Significant developmental changes in adolescence typically lead to increased risky behavior, including substance use. Survey data indicated that adolescent alcohol and drug use has declined in recent years, with the exception of marijuana use, which has remained consistent, and e-cigarette use, which is on the rise. This chapter provides a summary of prevalence rates, trends, and maladaptive consequences of adolescent substance use. Etiological models of adolescent substance use are discussed, including dual-process and biopsychosocial models. Current literature on evidence-based screening, comprehensive assessment, and treatment is also reviewed. Despite the recent advances made regarding our ability to screen, assess, diagnose, and treat adolescent substance use, a significant treatment gap persists, which has significant individual and public health impacts. This chapter therefore concludes with a call for research that aims to increase patient awareness of effective treatment via strategies such as technology-delivered assessment and intervention and usage of direct-to-consumer marketing.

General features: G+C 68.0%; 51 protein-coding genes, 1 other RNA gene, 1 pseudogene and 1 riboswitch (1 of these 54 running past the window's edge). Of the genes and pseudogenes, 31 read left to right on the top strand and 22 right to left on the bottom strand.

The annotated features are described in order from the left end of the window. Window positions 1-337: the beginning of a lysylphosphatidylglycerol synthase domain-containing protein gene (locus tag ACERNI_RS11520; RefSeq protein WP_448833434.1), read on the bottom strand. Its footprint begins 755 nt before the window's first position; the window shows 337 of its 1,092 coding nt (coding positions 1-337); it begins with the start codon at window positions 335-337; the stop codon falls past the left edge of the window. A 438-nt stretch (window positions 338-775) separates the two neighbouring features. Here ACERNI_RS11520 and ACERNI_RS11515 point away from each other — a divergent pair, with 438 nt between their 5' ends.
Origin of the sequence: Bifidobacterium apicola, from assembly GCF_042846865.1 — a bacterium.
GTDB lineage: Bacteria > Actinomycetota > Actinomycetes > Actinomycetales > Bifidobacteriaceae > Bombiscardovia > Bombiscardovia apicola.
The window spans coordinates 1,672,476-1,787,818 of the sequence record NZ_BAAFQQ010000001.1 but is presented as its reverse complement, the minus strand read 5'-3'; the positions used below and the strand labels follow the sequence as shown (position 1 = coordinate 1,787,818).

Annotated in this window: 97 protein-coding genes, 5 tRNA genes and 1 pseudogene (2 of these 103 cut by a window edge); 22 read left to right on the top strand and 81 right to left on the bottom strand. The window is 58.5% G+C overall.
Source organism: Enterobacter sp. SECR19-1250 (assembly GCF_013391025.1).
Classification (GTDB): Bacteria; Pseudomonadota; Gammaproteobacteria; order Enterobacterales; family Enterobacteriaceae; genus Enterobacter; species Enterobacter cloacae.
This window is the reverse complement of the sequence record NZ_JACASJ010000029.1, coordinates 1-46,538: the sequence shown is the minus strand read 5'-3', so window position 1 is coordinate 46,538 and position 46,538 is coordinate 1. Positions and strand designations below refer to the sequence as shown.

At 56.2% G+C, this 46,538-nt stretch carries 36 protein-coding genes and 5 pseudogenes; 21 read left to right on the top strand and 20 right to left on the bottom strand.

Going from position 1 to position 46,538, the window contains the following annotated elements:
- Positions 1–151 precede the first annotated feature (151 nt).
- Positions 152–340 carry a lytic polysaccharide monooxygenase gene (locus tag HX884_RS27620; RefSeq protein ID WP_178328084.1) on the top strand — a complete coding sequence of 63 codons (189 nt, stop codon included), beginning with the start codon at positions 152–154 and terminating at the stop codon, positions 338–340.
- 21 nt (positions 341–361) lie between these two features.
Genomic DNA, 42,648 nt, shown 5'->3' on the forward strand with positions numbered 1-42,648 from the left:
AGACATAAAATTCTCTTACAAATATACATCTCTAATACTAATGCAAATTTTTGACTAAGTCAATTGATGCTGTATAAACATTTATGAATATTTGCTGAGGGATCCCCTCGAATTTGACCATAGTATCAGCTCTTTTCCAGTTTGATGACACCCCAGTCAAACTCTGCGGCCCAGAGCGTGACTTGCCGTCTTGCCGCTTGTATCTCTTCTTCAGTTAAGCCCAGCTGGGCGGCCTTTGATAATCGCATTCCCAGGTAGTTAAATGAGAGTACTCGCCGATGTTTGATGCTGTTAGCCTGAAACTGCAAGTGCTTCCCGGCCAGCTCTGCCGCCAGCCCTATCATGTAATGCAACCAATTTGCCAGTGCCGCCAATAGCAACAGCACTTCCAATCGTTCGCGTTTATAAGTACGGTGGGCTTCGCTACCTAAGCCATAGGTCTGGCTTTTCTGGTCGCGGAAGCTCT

The Oxford Handbook of Clinical Child and Adolescent Psychology. 2019 Jan. doi: 10.1093/oxfordhb/9780190634841.013.29.